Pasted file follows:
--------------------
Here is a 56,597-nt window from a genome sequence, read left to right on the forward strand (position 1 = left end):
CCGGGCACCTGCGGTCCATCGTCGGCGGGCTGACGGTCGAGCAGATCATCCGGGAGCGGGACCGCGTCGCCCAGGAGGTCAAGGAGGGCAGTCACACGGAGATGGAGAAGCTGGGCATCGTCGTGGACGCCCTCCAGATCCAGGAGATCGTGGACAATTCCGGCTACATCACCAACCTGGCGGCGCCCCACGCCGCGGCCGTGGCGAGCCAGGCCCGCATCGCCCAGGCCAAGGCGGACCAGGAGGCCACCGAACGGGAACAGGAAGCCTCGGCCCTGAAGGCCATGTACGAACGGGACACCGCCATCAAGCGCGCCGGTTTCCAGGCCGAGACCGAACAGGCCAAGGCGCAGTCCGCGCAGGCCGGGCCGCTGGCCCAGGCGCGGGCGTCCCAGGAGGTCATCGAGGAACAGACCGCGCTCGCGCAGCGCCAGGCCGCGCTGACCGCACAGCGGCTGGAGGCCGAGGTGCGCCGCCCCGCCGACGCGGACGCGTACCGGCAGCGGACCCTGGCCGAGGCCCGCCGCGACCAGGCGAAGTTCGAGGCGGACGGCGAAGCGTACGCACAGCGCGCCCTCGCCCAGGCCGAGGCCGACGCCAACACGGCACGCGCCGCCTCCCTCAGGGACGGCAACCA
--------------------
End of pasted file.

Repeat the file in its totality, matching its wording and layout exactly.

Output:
Here is a 56,597-nt window from a genome sequence, read left to right on the forward strand (position 1 = left end):
CCGGGCACCTGCGGTCCATCGTCGGCGGGCTGACGGTCGAGCAGATCATCCGGGAGCGGGACCGCGTCGCCCAGGAGGTCAAGGAGGGCAGTCACACGGAGATGGAGAAGCTGGGCATCGTCGTGGACGCCCTCCAGATCCAGGAGATCGTGGACAATTCCGGCTACATCACCAACCTGGCGGCGCCCCACGCCGCGGCCGTGGCGAGCCAGGCCCGCATCGCCCAGGCCAAGGCGGACCAGGAGGCCACCGAACGGGAACAGGAAGCCTCGGCCCTGAAGGCCATGTACGAACGGGACACCGCCATCAAGCGCGCCGGTTTCCAGGCCGAGACCGAACAGGCCAAGGCGCAGTCCGCGCAGGCCGGGCCGCTGGCCCAGGCGCGGGCGTCCCAGGAGGTCATCGAGGAACAGACCGCGCTCGCGCAGCGCCAGGCCGCGCTGACCGCACAGCGGCTGGAGGCCGAGGTGCGCCGCCCCGCCGACGCGGACGCGTACCGGCAGCGGACCCTGGCCGAGGCCCGCCGCGACCAGGCGAAGTTCGAGGCGGACGGCGAAGCGTACGCACAGCGCGCCCTCGCCCAGGCCGAGGCCGACGCCAACACGGCACGCGCCGCCTCCCTCAGGGACGGCAACCA